The original Resident Evil must be one of the most re-released and re-made games ever. Originally released for the Playstation over 20 years ago, back in 1996, it has since been ported to everything from the Sega Saturn to PC to the Nintendo DS. The first version I played was what’s often referred to by fans as the “REmake”, when Capcom released a new version of the game with vastly improved graphics for the Nintendo Gamecube in 2002. That version has since been remastered, and a HD version was released on a host of recent consoles a couple of years ago. Capcom seem to be aiming for total Resident Evil saturation.
As far as graphics and production goes, the HD version of RE on PS4 is pretty much perfect. The HD version has a widescreen display that shows off the pre-rendered backgrounds and environments to great advantage. While other games might boast superior or even photorealistic visuals, few can match the consistent visual atmosphere achieved here. You have no control over the camera, and every scene is shot from a fixed angle, with your character moving in relation to the camera. This limits the visual information available to you, and game director Shinji Mikami and his team create some of the most effective and memorable jump scares in gaming. Resident Evil established the survival horror franchise at a stroke, and it’s not hard to see why. This is an outstanding horror experience. Of course, the lack of camera control is a trade-off, and occasionally you’ll find that an abrupt change of camera angle causes your character to run into the clutches of a monster or something. This is an inevitable result of a conscious design choice, and most players will agree it’s worth it: Resident Evil is a uniquely framed experience.
The sound design is also commendable. The largely minimalist and ambient “soundtrack” often just consists of silence punctuated by wind, dogs howling, or the creaking of the old manor in which most of the game is set, but it does a great job of establishing atmosphere and is often very unsettling. One of the first games to feature a decent amount of voice acting, Resident Evil was somewhat notorious for its corny script and the hammy performances of its cast. Recent versions of the game have toned this down a bit, but the dialogue and acting can still raise a laugh. Characters often act in a way that’s hard to credit, and use redundant phrases and bizarre intonation (“We have to get a GRIP… on the situation”; “I used him for my personal purposes.”) But it’s in keeping with the B-Movie inspired plot, and the rest of the series has largely shared this game’s slightly camp, tongue-in-cheek tone.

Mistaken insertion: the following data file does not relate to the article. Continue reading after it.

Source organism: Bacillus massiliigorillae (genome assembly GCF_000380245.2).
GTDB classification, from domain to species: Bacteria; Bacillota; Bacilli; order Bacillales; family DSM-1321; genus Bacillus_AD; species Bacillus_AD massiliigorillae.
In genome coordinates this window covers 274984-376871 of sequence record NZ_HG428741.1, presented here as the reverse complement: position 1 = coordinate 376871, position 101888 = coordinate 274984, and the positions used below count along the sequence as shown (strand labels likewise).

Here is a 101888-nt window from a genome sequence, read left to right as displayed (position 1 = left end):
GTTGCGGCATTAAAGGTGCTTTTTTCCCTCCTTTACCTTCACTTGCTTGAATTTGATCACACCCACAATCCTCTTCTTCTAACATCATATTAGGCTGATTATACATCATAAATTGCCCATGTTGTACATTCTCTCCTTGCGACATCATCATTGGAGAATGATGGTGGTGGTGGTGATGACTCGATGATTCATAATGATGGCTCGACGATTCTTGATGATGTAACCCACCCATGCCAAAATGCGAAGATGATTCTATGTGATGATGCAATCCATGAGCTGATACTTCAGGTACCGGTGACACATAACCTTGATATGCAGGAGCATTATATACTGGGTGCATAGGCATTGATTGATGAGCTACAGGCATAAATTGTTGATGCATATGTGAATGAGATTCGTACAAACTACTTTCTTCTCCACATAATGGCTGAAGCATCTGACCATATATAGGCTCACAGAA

Resident Evil allows you to play through the campaign as either Jill Valentine or Chris Redfield, although you’re strongly encouraged to play through it more than once. Both are series stalwarts, having appeared in multiple games at this point, so it’s nice to go back and see where they started. Jill has always been an awesome and widely, er, admired character, but Chris is quite likable here–though they’re both a bit dimwitted. In recent games, an older version of Chris has become a super-serious steroid junky with a puffy face, so this was a welcome return to a more relatable version of the character. The game is slightly easier if you play as Jill, because she can carry more stuff, has a lockpick, and has access to a powerful weapon Chris doesn’t get.
There are a few storyline as well as gameplay differences depending on who you choose. Moreover, Resident Evil is a game where you really have to learn the layout, item locations, and puzzle solutions, especially if you are playing on one of the higher difficulties. Even on Normal difficulty, Resident Evil can be very difficult and punishing for new players: ammunition and health are in short supply, and your ability to save your progress is strictly limited by the number of ink ribbons you can find. You’re often best advised to run away from monsters, avoid engaging and hope they don’t outrun or grab you. The tension is normally just right, and for the most part it’s expertly balanced to be challenging without being unfair. Nevertheless, this kind of experience is quite different to the more frustration-free gaming diet most of us expect these days.
Many Resident Evil fans went ballistic after the release of Resident Evil 6, which was seen by many as an abandonment of the survival horror roots of the franchise. I must say that playing Resident Evil now, even the HD version, limiting mechanics like the tiny inventory and restricted saves can be a pain in the ass, and this style of game is not a growth market. It’s pleasing, therefore, that Resident Evil 7 seems to have largely impressed people so far by re-interpreting traditional “survival horror” in a contemporary context. That said, I’m studiously avoiding reading any reviews. Zombies don’t scare me any more, but I live in fear of spoilers. Let’s hope that some of those new to the series are inspired to check out where it all started.